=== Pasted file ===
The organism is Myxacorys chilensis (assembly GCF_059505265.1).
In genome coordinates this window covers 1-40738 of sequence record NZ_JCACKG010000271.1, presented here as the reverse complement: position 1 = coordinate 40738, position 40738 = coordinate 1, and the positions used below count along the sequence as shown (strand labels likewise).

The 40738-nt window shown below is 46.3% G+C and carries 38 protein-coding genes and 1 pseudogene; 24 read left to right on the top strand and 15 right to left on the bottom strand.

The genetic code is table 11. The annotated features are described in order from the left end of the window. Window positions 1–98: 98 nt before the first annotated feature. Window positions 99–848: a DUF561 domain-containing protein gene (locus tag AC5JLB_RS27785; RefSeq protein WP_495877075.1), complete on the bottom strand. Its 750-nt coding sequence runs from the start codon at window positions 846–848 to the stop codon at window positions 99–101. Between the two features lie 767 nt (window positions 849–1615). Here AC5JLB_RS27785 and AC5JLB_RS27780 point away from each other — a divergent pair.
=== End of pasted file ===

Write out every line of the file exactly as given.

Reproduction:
The organism is Myxacorys chilensis (assembly GCF_059505265.1).
In genome coordinates this window covers 1-40738 of sequence record NZ_JCACKG010000271.1, presented here as the reverse complement: position 1 = coordinate 40738, position 40738 = coordinate 1, and the positions used below count along the sequence as shown (strand labels likewise).

The 40738-nt window shown below is 46.3% G+C and carries 38 protein-coding genes and 1 pseudogene; 24 read left to right on the top strand and 15 right to left on the bottom strand.

The genetic code is table 11. The annotated features are described in order from the left end of the window. Window positions 1–98: 98 nt before the first annotated feature. Window positions 99–848: a DUF561 domain-containing protein gene (locus tag AC5JLB_RS27785; RefSeq protein WP_495877075.1), complete on the bottom strand. Its 750-nt coding sequence runs from the start codon at window positions 846–848 to the stop codon at window positions 99–101. Between the two features lie 767 nt (window positions 849–1615). Here AC5JLB_RS27785 and AC5JLB_RS27780 point away from each other — a divergent pair.